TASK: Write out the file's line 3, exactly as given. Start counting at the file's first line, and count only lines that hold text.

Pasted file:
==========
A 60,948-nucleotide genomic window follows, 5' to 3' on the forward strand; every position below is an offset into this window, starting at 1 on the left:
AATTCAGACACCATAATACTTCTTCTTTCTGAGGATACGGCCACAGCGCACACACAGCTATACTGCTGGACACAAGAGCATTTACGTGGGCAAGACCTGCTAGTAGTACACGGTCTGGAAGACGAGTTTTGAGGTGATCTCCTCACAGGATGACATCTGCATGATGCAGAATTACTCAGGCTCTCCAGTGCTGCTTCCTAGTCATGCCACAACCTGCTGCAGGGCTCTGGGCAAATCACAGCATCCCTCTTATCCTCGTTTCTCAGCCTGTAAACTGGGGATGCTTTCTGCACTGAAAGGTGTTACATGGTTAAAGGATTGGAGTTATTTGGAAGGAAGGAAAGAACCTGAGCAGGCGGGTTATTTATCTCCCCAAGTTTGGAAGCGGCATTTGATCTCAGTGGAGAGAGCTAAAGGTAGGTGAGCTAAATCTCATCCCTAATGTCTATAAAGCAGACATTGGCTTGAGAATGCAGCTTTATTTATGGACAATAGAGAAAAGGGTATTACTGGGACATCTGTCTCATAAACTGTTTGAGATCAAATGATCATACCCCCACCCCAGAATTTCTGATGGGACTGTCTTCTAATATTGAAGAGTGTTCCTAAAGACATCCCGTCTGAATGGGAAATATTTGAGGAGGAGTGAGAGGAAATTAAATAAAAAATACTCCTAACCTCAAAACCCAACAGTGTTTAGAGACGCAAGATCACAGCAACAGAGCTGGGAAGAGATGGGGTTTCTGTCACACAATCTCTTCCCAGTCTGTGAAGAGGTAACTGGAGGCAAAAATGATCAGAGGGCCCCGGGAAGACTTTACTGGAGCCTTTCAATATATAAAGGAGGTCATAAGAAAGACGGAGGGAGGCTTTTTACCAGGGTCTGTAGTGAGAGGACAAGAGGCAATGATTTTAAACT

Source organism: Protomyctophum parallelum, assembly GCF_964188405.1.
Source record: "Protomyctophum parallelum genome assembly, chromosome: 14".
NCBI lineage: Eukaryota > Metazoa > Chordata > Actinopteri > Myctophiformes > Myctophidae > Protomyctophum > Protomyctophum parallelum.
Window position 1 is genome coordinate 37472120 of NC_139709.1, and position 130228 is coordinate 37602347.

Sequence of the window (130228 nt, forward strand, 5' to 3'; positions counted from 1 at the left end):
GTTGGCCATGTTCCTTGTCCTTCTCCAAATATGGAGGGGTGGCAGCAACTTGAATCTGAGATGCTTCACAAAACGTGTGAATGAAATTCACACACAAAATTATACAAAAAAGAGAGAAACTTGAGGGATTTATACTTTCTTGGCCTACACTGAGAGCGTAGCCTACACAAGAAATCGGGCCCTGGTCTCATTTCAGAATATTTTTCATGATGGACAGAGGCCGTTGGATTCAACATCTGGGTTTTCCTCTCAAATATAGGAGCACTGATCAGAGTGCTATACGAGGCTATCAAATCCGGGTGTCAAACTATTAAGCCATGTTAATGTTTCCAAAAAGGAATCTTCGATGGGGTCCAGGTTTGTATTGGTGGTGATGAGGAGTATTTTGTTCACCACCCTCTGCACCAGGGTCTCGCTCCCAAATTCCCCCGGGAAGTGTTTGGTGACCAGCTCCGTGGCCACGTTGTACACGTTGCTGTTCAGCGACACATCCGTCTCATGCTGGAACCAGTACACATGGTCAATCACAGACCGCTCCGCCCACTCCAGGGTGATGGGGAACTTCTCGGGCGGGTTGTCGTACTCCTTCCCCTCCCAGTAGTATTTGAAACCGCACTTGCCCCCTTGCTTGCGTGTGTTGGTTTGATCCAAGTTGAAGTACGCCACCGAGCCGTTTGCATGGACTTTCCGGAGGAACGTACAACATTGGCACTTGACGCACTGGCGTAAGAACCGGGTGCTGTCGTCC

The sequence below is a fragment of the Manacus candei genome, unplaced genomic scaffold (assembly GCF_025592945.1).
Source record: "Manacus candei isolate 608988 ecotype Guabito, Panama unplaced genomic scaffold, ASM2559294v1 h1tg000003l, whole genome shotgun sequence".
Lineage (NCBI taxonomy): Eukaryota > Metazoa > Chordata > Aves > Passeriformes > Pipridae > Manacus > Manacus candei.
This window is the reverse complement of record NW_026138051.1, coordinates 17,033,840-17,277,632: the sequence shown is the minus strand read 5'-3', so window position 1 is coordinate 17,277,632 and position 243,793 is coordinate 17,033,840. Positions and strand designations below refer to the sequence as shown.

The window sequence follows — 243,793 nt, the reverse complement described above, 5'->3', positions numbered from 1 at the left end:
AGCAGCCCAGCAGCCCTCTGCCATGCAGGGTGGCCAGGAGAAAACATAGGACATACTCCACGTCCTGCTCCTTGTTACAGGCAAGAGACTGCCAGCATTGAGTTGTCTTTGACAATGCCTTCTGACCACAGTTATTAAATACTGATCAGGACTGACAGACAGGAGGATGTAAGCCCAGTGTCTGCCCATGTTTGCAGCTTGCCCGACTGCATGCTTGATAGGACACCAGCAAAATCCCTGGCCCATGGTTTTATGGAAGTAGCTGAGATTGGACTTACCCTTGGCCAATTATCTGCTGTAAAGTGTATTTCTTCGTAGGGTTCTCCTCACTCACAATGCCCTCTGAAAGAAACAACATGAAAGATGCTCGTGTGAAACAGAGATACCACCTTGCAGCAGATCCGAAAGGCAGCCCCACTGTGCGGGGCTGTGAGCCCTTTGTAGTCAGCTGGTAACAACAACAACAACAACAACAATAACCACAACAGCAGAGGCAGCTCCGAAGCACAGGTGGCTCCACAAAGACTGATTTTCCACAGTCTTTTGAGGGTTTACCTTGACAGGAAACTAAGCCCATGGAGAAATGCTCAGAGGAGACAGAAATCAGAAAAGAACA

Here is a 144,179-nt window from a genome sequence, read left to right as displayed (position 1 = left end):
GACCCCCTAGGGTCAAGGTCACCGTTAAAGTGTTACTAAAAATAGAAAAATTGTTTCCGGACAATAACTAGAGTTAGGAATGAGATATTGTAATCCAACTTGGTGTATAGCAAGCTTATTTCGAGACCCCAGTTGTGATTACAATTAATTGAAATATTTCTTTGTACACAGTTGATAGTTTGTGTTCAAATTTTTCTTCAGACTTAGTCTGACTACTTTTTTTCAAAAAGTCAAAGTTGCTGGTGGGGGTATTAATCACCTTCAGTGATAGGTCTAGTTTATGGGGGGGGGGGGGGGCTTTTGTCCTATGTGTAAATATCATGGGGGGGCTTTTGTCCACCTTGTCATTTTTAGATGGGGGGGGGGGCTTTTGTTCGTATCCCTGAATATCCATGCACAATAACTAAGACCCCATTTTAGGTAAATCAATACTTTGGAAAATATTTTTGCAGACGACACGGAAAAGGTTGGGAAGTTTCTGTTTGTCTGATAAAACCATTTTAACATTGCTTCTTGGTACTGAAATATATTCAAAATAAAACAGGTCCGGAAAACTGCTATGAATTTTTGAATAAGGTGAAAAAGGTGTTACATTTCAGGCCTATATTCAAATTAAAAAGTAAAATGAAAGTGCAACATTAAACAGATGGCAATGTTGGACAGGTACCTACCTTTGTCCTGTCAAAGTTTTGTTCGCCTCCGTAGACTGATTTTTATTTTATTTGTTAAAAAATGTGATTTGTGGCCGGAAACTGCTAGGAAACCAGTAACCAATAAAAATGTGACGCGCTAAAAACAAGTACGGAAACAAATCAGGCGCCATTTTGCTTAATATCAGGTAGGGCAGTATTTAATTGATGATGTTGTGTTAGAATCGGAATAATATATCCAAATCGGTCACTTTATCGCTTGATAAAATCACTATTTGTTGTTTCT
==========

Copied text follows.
Source organism: Protomyctophum parallelum, assembly GCF_964188405.1.